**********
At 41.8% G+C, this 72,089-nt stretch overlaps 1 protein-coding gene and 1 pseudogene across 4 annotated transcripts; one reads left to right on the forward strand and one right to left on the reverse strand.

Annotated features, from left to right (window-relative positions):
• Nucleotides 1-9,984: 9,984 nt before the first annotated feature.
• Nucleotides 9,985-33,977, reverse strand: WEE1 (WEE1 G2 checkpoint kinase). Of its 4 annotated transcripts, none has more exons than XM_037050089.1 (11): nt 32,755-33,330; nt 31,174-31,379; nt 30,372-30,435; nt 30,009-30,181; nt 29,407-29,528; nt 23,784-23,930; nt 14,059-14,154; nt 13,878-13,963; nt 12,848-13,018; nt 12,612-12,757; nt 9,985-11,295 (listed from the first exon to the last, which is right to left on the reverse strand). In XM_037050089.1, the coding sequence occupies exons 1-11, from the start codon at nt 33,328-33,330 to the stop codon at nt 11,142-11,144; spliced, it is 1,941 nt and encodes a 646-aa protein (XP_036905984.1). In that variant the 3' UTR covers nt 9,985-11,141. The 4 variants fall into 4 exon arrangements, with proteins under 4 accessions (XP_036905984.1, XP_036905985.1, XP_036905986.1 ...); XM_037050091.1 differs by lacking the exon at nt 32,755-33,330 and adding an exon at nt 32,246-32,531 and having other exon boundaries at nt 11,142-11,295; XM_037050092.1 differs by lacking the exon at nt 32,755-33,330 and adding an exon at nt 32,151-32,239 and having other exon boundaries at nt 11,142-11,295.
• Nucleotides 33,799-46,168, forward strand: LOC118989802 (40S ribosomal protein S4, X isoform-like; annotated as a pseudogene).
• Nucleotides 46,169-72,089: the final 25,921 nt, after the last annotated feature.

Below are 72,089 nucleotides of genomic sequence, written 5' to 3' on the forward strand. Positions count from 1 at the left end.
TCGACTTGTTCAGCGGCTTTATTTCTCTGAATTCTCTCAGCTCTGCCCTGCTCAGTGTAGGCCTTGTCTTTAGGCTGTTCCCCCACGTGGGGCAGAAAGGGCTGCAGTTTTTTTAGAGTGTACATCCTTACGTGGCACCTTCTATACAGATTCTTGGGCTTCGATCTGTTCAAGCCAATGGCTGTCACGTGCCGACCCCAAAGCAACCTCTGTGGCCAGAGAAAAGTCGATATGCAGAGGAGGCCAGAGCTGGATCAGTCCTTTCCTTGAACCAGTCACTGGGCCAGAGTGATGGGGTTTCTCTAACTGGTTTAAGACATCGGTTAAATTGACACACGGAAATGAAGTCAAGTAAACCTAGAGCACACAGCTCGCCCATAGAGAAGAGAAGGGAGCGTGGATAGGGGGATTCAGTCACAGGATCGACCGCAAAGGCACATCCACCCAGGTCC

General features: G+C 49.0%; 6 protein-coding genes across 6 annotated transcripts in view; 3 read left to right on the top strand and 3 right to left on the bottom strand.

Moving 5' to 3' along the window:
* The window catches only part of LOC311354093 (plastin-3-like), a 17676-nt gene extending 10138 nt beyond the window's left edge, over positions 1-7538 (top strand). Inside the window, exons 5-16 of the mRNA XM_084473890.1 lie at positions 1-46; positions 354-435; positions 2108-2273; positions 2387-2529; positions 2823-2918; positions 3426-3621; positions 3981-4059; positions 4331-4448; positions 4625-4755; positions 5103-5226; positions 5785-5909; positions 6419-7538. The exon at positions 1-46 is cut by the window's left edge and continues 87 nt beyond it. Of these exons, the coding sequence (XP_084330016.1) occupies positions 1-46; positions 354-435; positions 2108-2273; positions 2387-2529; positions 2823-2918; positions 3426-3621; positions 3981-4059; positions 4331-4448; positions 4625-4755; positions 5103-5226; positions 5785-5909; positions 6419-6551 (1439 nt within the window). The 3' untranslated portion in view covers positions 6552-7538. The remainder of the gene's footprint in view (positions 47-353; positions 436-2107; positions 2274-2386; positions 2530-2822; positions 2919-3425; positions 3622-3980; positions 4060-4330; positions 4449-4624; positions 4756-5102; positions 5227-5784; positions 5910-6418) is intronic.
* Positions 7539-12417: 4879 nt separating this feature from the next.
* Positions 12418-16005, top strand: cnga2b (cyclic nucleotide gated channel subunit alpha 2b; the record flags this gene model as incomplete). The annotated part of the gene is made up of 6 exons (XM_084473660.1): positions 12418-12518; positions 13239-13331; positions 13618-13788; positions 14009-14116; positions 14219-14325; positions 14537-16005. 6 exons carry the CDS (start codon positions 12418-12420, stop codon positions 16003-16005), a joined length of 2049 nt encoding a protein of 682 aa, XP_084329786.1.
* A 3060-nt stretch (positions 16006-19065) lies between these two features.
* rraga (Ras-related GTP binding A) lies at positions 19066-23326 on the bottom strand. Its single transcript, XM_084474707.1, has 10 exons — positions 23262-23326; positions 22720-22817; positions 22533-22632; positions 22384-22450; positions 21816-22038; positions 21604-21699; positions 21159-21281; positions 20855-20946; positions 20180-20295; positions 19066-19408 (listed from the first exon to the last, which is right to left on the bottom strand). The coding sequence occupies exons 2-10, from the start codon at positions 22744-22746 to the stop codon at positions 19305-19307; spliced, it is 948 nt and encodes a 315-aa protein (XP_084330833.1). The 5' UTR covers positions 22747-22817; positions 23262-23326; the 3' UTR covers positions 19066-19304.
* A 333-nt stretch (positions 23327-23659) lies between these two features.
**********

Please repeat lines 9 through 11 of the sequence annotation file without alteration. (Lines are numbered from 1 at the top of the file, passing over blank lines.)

General features: G+C 49.0%; 6 protein-coding genes across 6 annotated transcripts in view; 3 read left to right on the top strand and 3 right to left on the bottom strand.

Moving 5' to 3' along the window:
* The window catches only part of LOC311354093 (plastin-3-like), a 17676-nt gene extending 10138 nt beyond the window's left edge, over positions 1-7538 (top strand). Inside the window, exons 5-16 of the mRNA XM_084473890.1 lie at positions 1-46; positions 354-435; positions 2108-2273; positions 2387-2529; positions 2823-2918; positions 3426-3621; positions 3981-4059; positions 4331-4448; positions 4625-4755; positions 5103-5226; positions 5785-5909; positions 6419-7538. The exon at positions 1-46 is cut by the window's left edge and continues 87 nt beyond it. Of these exons, the coding sequence (XP_084330016.1) occupies positions 1-46; positions 354-435; positions 2108-2273; positions 2387-2529; positions 2823-2918; positions 3426-3621; positions 3981-4059; positions 4331-4448; positions 4625-4755; positions 5103-5226; positions 5785-5909; positions 6419-6551 (1439 nt within the window). The 3' untranslated portion in view covers positions 6552-7538. The remainder of the gene's footprint in view (positions 47-353; positions 436-2107; positions 2274-2386; positions 2530-2822; positions 2919-3425; positions 3622-3980; positions 4060-4330; positions 4449-4624; positions 4756-5102; positions 5227-5784; positions 5910-6418) is intronic.